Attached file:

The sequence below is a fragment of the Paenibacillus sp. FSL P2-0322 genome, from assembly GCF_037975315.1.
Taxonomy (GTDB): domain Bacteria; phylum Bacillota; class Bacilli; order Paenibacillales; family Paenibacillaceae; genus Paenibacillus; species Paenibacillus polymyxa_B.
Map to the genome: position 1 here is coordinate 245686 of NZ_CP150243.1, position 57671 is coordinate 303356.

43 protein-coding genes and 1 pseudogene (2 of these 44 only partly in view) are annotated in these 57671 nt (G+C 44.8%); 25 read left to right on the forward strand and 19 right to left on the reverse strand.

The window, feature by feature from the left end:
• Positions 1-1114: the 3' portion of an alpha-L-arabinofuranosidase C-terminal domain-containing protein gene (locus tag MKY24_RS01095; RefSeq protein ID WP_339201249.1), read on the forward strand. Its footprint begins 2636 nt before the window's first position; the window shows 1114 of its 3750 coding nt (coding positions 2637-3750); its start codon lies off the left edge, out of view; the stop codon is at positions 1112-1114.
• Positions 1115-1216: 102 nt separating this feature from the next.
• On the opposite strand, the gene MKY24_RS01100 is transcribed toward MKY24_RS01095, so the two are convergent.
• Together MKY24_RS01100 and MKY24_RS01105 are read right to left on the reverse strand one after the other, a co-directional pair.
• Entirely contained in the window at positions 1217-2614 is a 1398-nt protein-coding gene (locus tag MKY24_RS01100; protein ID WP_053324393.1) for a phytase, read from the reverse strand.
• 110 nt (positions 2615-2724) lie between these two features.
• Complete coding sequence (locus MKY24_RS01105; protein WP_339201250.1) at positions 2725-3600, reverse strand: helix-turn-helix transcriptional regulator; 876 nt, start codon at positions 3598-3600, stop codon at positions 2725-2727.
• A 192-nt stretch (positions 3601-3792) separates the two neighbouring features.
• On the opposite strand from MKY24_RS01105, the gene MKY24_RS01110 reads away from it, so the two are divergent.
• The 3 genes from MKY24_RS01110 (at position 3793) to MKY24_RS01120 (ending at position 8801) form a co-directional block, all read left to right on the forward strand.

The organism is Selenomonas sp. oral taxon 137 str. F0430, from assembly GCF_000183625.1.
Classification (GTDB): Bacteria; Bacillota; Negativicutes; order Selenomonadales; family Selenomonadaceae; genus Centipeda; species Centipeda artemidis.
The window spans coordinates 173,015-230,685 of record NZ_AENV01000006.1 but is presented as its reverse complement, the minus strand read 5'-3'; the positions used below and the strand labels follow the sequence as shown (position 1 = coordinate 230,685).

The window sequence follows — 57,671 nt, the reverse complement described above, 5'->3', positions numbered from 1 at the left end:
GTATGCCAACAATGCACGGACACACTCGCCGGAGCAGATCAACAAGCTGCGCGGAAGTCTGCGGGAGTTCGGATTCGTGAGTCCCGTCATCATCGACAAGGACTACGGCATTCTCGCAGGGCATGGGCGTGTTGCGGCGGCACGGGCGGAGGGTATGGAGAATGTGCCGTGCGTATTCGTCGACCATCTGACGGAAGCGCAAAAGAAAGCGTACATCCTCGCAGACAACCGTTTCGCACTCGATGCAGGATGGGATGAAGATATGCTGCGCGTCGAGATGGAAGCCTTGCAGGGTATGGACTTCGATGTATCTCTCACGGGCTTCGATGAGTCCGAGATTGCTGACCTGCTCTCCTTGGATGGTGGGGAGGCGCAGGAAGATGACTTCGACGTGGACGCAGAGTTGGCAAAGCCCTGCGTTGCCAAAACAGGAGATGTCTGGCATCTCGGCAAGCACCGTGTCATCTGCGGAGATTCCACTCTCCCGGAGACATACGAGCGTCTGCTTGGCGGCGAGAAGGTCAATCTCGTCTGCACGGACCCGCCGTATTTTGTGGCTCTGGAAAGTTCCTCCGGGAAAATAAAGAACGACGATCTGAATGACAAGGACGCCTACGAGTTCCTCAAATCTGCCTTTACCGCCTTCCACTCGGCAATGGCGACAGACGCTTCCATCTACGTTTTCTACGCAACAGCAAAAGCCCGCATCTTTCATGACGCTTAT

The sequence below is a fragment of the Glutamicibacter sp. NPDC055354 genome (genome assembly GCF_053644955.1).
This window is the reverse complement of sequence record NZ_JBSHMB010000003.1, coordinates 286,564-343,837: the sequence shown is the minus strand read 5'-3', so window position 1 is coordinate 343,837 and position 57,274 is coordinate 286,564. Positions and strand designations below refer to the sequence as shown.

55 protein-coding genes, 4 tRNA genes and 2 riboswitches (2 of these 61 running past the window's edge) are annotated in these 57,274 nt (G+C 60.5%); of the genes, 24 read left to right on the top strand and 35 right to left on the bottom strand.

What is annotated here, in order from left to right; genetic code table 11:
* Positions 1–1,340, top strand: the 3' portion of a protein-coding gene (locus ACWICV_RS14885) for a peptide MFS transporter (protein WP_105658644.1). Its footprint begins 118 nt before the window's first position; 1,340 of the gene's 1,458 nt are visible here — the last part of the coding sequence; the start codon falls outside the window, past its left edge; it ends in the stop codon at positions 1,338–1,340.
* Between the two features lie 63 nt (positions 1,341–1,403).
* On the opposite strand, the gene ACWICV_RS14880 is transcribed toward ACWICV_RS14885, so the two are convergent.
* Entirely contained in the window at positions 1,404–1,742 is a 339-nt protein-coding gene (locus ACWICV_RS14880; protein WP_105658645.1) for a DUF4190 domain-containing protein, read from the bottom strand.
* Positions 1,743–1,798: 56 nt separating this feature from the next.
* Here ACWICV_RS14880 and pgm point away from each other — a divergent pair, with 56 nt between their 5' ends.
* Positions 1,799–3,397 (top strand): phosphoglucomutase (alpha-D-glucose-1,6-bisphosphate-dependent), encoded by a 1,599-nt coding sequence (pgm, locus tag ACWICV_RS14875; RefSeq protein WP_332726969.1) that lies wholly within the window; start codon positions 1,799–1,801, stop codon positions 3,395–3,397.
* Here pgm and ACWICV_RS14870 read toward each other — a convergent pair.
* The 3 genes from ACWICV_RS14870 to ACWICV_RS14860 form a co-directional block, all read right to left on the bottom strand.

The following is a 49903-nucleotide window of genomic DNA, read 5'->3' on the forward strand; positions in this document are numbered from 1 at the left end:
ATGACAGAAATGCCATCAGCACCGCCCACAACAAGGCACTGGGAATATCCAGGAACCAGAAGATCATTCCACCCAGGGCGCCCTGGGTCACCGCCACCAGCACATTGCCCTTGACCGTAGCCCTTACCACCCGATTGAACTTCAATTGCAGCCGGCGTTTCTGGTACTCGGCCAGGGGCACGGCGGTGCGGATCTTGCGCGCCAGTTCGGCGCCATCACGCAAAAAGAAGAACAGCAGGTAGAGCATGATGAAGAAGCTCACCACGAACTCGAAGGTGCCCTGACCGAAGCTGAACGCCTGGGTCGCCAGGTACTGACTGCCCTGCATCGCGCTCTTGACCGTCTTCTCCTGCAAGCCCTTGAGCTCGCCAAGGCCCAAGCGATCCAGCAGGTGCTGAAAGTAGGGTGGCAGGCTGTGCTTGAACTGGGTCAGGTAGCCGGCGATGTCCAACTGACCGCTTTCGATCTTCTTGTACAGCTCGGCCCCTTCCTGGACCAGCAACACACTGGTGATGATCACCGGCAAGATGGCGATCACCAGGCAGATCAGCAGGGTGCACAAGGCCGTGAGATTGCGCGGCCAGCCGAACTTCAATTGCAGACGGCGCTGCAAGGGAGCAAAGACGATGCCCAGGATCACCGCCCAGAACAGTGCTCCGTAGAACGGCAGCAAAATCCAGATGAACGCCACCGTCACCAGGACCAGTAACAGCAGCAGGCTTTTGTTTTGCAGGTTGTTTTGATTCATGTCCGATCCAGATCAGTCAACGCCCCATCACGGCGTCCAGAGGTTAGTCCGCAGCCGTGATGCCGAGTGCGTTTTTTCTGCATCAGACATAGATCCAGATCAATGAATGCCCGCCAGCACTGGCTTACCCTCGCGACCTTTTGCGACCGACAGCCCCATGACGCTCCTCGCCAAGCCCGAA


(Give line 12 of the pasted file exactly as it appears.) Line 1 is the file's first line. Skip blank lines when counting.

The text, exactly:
• Complete coding sequence (locus MKY24_RS01105; protein WP_339201250.1) at positions 2725-3600, reverse strand: helix-turn-helix transcriptional regulator; 876 nt, start codon at positions 3598-3600, stop codon at positions 2725-2727.